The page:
Sunday, June 21, 2009

shades of gray

between our blacks and whites
are a dozen shades of gray
beneath our "truths"
are carefully concealed lies
for what or for whom exactly
i can only wonder...
i've lied, been lied to
to spare myself and yourself
from pain
fervently hoping
maybe even hopelessly
that shades of gray
will work for us...
white lies
are they,
will they
ever be

Thursday, June 4, 2009

Expecting the Worst

photo credit

Gil Grissom: It is interesting to me how you always expect the worst.

Catherine Willows: You see that way, I’m never disappointed, and sometimes, I’m nicely surprised.
I was six. I wanted a puppy for Christmas. I did not get it and I was hurt. The fact that I expected my Christmas present to be a puppy and get dresses, toys and money instead made the disillusionment even more painful.

I was ten. I was reading Victor Hugo’s The Hunchback of Notre Dame and expecting a good ending for Esmeralda and Quasimodo. Their death thus unnerved me. I was disappointed.

I was sixteen. I thought the friendship I was sharing with a really nice guy would blossom into something more. It did not and thinking about it later only brought me sadness.

I was eighteen and a junior in college. I studied so hard for an exam. I pored over every book we used as reference, even did further readings and research in the school library and on the Internet. I fervently hoped I would pass. Days after, the results were posted in the college’s bulletin. I did not pass.

The list of my hopes and expectations getting reduced to painful losses is innumerable. Hearing the above verbal exchange from two of CSI’s main characters thus made me think. Will it be better if I align my way of thinking with Catherine’s? Will it spare me from needless disappointments and hurt?

In college, one of my closest friends once told me that I am a hopeless optimist. I laughed. She then added half-jokingly that hopefuls are often fools.

Is it foolishness to believe that things will turn out good? Do pessimists fare better in this world?

I remember the time when I expected the worst of something. It was when I took the UPCAT (University of the Philippines College Admission Test). A couple of weeks before the results were out, I was already conditioning my mind that I failed and bracing myself for it. UP, after all, is the country’s premier and most sought after university that getting in is considered a rare privilege. It was thus a very pleasant surprise to find out that I passed. It was so unexpected it was exhilarating, especially when it dawned on me that I did not just pass. I made it to Diliman, UP’s flagship campus.

I keep on thinking of the reasons why I should shed my optimism. And I have just decided that I will never let go of it. Why? Because it is my optimism that has saved me countless of times from being devoured by life’s negativities. It is my shield, the one thing that keeps me from turning into a completely bitter cynic and saves me even from my own self.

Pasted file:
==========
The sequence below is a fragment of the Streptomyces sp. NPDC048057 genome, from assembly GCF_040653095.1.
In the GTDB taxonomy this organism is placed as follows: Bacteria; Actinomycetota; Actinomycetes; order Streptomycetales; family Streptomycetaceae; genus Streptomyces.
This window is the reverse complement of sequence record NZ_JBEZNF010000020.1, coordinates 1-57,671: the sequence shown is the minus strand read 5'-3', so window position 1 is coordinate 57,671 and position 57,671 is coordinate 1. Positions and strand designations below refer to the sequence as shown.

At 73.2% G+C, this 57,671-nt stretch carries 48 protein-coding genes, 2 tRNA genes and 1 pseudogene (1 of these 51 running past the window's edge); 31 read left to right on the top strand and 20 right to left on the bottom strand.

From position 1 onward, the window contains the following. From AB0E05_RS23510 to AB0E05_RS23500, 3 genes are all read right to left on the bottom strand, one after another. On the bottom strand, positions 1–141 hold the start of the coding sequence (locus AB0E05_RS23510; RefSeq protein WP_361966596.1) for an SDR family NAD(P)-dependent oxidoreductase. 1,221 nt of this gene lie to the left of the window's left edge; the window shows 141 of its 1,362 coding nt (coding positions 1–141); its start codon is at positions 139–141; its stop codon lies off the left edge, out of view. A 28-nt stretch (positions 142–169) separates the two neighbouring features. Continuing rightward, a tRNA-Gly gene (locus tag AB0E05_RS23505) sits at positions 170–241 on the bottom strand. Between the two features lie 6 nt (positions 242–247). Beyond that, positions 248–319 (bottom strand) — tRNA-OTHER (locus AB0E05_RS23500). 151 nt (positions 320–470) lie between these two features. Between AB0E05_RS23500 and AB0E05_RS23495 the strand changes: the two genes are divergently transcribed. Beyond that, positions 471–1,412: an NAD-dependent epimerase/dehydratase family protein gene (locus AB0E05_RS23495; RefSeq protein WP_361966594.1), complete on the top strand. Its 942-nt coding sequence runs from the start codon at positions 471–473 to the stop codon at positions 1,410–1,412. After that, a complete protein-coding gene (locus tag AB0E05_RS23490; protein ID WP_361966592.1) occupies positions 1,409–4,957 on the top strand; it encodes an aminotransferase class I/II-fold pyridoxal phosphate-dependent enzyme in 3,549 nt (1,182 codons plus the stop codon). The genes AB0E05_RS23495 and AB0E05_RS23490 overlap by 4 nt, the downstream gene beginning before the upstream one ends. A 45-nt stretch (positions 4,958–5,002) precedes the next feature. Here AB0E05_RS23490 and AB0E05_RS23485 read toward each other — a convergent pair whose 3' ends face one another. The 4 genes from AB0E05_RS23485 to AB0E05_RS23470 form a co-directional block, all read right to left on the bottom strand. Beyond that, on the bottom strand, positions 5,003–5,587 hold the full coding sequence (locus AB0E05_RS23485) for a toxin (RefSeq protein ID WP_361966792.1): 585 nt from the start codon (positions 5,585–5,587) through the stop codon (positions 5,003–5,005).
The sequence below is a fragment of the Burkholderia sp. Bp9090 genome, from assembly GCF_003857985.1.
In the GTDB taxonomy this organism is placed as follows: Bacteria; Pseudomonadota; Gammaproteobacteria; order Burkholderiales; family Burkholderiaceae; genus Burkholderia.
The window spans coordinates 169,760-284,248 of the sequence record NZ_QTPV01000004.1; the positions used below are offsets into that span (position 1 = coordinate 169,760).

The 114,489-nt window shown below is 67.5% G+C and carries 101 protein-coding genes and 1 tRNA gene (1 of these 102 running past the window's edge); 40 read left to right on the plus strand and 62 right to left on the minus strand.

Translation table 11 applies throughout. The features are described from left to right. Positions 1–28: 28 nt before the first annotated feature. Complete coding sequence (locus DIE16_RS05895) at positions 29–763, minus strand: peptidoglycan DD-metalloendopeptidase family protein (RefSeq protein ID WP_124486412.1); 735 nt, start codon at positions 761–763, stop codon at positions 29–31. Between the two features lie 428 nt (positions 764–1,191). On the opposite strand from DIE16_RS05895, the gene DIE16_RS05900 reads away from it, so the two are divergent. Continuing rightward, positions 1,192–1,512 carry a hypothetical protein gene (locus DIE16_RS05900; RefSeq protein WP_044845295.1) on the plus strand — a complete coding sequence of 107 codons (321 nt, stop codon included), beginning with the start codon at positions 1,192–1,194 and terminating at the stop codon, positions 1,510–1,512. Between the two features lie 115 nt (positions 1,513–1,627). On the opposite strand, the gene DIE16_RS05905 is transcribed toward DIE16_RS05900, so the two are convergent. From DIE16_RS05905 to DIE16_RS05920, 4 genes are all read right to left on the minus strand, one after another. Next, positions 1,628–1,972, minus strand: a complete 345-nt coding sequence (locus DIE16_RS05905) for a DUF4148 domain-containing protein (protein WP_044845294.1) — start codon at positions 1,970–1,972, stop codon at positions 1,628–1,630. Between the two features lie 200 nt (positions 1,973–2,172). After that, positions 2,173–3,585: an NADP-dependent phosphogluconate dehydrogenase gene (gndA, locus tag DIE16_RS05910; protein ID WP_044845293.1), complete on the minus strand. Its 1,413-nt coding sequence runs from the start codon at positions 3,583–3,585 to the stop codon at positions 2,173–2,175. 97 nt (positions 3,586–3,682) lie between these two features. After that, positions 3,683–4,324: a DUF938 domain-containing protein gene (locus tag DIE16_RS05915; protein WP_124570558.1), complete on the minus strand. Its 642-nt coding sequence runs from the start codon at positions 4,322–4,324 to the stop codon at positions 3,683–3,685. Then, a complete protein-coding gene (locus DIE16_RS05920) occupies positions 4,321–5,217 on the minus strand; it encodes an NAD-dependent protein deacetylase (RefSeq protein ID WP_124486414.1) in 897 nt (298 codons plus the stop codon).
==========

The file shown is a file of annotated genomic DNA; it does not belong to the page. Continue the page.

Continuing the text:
Yes, I get hurt. And disappointed. I am sometimes frustrated because things do not come out as I hope. Because I expect better results but have gotten something less. But you know what, I think it’s better this way as it makes me a believer. In myself. In other people. In the nobility of the human spirit and man’s capacity for faring better when confronted with the harsh realities of life.

I expect to succeed and I sometimes fail. But the reason why I expect to succeed is the thought that I am up to the challenge. I do not expect to lose as I know I can and will do better.

When people have done something bad, I do not automatically assume the worst of them because I give them better credit. I trust their capacity to do well and be good. Certain circumstances may drive some people to do something bad or be bad but I refuse to let this handful of people taint my faith in the entire humanity of my race.

Things sometimes do not go as planned or hoped for but in these instances, I learn patience, flexibility and resilience. I learn to appreciate blessings in disguise and value them for what they are.

And in times when things are at their worst and I am on the verge of giving up, it is my optimism that makes me see beyond life’s current difficulties. That I may strive to do better, be better. It is this optimism that cloaks me in courage so I will come out triumphant in life’s challenges.

Optimists are not fools. Fools are those who opt to give up without a fight. They are the ones who wallow in feelings of despair instead of finding the courage within their selves to bounce back higher despite stumbling down many times. Fools are those who chose to end their lives just because they thought there was nothing else that could be done. That they had seen the end of days and there was no hope left for them.

I am no fool. And so come what may, I will always choose to see the brighter side of life.